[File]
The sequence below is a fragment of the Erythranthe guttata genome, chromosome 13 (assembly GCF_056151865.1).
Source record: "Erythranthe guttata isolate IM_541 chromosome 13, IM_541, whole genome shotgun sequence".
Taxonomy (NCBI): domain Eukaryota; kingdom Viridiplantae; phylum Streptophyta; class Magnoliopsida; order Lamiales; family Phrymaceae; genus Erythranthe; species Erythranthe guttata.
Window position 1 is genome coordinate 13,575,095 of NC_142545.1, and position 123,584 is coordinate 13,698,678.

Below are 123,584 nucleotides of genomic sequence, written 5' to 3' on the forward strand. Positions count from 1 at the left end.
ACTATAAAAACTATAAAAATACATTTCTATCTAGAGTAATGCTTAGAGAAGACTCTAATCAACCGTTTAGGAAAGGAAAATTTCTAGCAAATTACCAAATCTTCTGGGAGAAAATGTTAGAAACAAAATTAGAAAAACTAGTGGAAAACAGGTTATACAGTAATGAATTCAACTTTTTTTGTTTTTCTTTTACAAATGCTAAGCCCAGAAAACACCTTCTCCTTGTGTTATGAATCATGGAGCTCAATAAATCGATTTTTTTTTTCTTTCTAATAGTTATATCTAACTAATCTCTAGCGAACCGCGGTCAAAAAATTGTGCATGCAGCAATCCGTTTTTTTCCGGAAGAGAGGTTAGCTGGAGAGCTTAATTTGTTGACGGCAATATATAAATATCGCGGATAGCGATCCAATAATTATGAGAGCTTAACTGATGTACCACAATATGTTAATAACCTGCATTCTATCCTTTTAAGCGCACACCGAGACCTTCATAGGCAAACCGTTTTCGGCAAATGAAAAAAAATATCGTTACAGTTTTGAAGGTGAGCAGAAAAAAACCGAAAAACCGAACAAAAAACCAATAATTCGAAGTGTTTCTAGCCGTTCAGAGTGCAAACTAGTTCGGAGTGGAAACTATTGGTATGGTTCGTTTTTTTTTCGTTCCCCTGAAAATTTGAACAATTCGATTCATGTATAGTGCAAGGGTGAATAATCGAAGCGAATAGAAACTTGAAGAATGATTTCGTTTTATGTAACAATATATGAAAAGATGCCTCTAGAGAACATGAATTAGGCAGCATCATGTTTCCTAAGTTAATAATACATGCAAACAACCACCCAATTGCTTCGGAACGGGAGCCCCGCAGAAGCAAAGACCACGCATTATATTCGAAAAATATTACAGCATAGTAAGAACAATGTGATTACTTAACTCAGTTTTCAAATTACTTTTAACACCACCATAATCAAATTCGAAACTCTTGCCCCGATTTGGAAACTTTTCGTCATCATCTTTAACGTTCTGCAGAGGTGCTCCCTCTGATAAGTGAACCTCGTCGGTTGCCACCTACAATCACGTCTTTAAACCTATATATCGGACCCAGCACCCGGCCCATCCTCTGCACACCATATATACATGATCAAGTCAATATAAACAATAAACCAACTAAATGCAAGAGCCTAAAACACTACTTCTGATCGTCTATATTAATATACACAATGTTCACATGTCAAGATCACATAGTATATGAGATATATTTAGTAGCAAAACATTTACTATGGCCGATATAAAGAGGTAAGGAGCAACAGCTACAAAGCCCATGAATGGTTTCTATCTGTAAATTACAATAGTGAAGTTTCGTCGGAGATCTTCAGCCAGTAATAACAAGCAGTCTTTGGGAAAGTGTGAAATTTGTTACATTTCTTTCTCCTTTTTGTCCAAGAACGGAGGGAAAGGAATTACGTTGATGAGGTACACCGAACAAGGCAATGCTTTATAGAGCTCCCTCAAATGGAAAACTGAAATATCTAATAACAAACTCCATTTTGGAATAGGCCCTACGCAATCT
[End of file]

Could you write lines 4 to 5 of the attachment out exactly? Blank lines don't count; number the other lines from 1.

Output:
Window position 1 is genome coordinate 13,575,095 of NC_142545.1, and position 123,584 is coordinate 13,698,678.

Below are 123,584 nucleotides of genomic sequence, written 5' to 3' on the forward strand. Positions count from 1 at the left end.